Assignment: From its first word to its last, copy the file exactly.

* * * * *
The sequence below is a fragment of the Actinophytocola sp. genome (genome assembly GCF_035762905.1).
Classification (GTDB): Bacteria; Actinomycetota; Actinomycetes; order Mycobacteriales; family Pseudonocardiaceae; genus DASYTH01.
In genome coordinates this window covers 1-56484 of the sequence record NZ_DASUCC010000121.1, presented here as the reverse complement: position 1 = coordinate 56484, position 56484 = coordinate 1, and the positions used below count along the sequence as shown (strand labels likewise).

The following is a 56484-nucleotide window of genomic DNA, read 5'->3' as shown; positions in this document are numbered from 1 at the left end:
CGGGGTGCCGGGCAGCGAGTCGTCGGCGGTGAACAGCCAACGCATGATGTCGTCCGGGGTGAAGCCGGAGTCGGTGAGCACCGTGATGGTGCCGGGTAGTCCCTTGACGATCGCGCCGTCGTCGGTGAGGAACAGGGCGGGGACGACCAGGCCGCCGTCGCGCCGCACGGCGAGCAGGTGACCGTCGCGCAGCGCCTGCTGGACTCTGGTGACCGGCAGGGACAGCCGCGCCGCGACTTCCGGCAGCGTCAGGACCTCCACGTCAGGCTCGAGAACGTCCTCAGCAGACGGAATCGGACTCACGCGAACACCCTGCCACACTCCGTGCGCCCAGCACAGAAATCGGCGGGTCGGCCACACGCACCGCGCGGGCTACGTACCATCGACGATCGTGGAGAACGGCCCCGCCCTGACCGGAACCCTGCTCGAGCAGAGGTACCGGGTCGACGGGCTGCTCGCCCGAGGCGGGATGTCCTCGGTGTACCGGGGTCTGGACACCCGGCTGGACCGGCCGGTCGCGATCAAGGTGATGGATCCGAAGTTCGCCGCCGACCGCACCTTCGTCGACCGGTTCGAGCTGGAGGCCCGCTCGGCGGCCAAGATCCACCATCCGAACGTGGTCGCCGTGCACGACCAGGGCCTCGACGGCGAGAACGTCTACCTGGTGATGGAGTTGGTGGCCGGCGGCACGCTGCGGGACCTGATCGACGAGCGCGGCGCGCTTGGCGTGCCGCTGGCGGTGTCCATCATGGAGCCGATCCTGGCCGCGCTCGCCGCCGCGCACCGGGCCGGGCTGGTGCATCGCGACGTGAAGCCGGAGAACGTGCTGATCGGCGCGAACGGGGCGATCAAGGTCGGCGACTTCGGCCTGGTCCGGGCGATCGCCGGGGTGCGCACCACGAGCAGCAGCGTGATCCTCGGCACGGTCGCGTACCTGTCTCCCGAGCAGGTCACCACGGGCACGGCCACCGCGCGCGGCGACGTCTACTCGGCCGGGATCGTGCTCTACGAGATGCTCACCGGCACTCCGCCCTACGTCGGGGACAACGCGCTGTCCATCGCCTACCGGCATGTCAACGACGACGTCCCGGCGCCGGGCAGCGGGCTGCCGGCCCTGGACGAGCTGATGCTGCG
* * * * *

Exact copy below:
The sequence below is a fragment of the Actinophytocola sp. genome (genome assembly GCF_035762905.1).
Classification (GTDB): Bacteria; Actinomycetota; Actinomycetes; order Mycobacteriales; family Pseudonocardiaceae; genus DASYTH01.
In genome coordinates this window covers 1-56484 of the sequence record NZ_DASUCC010000121.1, presented here as the reverse complement: position 1 = coordinate 56484, position 56484 = coordinate 1, and the positions used below count along the sequence as shown (strand labels likewise).

The following is a 56484-nucleotide window of genomic DNA, read 5'->3' as shown; positions in this document are numbered from 1 at the left end:
CGGGGTGCCGGGCAGCGAGTCGTCGGCGGTGAACAGCCAACGCATGATGTCGTCCGGGGTGAAGCCGGAGTCGGTGAGCACCGTGATGGTGCCGGGTAGTCCCTTGACGATCGCGCCGTCGTCGGTGAGGAACAGGGCGGGGACGACCAGGCCGCCGTCGCGCCGCACGGCGAGCAGGTGACCGTCGCGCAGCGCCTGCTGGACTCTGGTGACCGGCAGGGACAGCCGCGCCGCGACTTCCGGCAGCGTCAGGACCTCCACGTCAGGCTCGAGAACGTCCTCAGCAGACGGAATCGGACTCACGCGAACACCCTGCCACACTCCGTGCGCCCAGCACAGAAATCGGCGGGTCGGCCACACGCACCGCGCGGGCTACGTACCATCGACGATCGTGGAGAACGGCCCCGCCCTGACCGGAACCCTGCTCGAGCAGAGGTACCGGGTCGACGGGCTGCTCGCCCGAGGCGGGATGTCCTCGGTGTACCGGGGTCTGGACACCCGGCTGGACCGGCCGGTCGCGATCAAGGTGATGGATCCGAAGTTCGCCGCCGACCGCACCTTCGTCGACCGGTTCGAGCTGGAGGCCCGCTCGGCGGCCAAGATCCACCATCCGAACGTGGTCGCCGTGCACGACCAGGGCCTCGACGGCGAGAACGTCTACCTGGTGATGGAGTTGGTGGCCGGCGGCACGCTGCGGGACCTGATCGACGAGCGCGGCGCGCTTGGCGTGCCGCTGGCGGTGTCCATCATGGAGCCGATCCTGGCCGCGCTCGCCGCCGCGCACCGGGCCGGGCTGGTGCATCGCGACGTGAAGCCGGAGAACGTGCTGATCGGCGCGAACGGGGCGATCAAGGTCGGCGACTTCGGCCTGGTCCGGGCGATCGCCGGGGTGCGCACCACGAGCAGCAGCGTGATCCTCGGCACGGTCGCGTACCTGTCTCCCGAGCAGGTCACCACGGGCACGGCCACCGCGCGCGGCGACGTCTACTCGGCCGGGATCGTGCTCTACGAGATGCTCACCGGCACTCCGCCCTACGTCGGGGACAACGCGCTGTCCATCGCCTACCGGCATGTCAACGACGACGTCCCGGCGCCGGGCAGCGGGCTGCCGGCCCTGGACGAGCTGATGCTGCG